Common Bed Side Procedures

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Intraosseous Fluid Infusion
(Alternative methods of fluid therapy when I.V. access is not available)
Common Bed Side Procedure No. 2
Section Editor: Prof. T.K. Partha Sarathy

When a few attempts at I.V. cannulation in a child less than 6 years old are unsuccessful a viable alternative method is to utilize tibial puncture and give the fluid intraosseously.

Preconditions for the procedure:

1. Not indicated above the age of 6
2. When I.V. access is not possible and the situation is an emergency
3. Aseptic precautions should be followed very carefully (Serile technique)
4. To be utilized only for a short period until venous access is made possible
5. Use only if the limb is uninjured.

a. Betadine solution for scrub
b. Sterile drapes
c. Sterile gloves
d. 10 cc syringe half filled with Normal Saline
e. A large caliber bone marrow aspiration needle or a 18 gauge spinal needle with stylet
g. % Xylocaine


Child placed in supine position, with adequate restraints as necessary the selected lower extremity is positioned on a pillow with the knee flexed (about 30o), utilizing padding under the knee and the heel of the foot resting on the surface comfortably.
Wear sterile gloves. Prepare the upper antero-medial surface of the tibia with betadine solution and sterile drapes are applied.

The tibial tubercle is identified at least 1 below (2 to 3 cm) the tubercle of the tibia. The puncture site is chosen and if necessary infiltrate with % Novocaine using the bone marrow needle or a 18 gauge spinal needle. The cutaneous puncture is made at a 900 angle at the chosen site and by a gentle twisting and boring motion the needle is advanced through the bone cortex into the bone marrow pointing towards the foot and staying away from the epiphyseal plate. The sudden give of the needle into the bone marrow will indicate good position. At this point the stylet of the needle is removed and the saline filled syringe is attached to the needle and some bone marrow is aspirated. Most often it is easy to aspirate a little bone marrow and the same saline could be utilized to flush and clear the needle of any bone marrow or clots. Once a free flow is ascertained with the syringe the I.V. fluid kept ready with the tube is connected to the needle.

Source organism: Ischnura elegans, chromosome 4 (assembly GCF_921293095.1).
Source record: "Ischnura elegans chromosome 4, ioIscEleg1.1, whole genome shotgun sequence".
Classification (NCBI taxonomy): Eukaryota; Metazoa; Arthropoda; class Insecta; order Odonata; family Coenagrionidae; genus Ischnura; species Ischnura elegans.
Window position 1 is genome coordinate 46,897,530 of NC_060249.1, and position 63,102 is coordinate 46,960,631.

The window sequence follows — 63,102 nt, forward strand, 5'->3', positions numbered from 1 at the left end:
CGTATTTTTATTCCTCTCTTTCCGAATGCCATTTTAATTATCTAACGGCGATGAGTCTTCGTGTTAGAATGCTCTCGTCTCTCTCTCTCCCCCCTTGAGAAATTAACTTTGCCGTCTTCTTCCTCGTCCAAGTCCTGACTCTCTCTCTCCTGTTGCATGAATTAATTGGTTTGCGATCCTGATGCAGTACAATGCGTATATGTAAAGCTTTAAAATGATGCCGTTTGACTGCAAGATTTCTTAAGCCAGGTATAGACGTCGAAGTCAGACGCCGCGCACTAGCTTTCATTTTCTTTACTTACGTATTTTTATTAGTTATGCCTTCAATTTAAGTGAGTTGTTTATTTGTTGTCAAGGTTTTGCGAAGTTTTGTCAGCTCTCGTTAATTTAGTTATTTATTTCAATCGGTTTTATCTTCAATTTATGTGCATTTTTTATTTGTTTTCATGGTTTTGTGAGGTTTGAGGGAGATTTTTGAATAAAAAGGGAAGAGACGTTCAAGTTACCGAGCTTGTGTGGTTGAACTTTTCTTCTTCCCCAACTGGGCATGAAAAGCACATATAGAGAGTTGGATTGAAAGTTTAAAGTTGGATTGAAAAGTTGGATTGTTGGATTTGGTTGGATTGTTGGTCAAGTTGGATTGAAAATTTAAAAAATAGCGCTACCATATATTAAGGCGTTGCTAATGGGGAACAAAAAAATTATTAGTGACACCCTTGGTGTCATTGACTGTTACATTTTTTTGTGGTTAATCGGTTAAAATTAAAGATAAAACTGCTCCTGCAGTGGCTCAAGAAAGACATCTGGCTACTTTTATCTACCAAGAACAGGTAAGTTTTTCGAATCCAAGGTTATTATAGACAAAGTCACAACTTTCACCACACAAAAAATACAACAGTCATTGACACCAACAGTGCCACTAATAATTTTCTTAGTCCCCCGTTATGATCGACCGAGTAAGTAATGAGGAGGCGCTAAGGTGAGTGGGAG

Antibiotic ointment is applied around the needle site and appropriate dressings given.
If there is any subcutaneous swelling it indicates extra vasation of fluid and the bone marrow needle has to be repositioned.
(Caution must be exercised that this procedure is utilized only in emergency situations and only for a brief period to tide over the situation in children below 6)

Complications of procedure : infections leading to sepsis, cellulitis and even osteomyelitis.

Prevention: Absolute aseptic precautions, limited period of utilization, sterile technique, extra vasation of fluid into periosteum and subcutaneous tissue.
Careful placement and attention to details, Hematoma; usually small and self limited inadvertent injury to a blood vessel in this area is very unlikely.

Placement properly in the proximal tibia, Epiphyseal plate injury. This has to be avoided by staying at least 2 cm away from the tibial tubercle and the needle pointing towards the foot and not proximally.
Note: Used sparingly and when necessary without hesitation this is a valuable method of fluid resuscitation in a child suffering from shock, particularly following a major injury.

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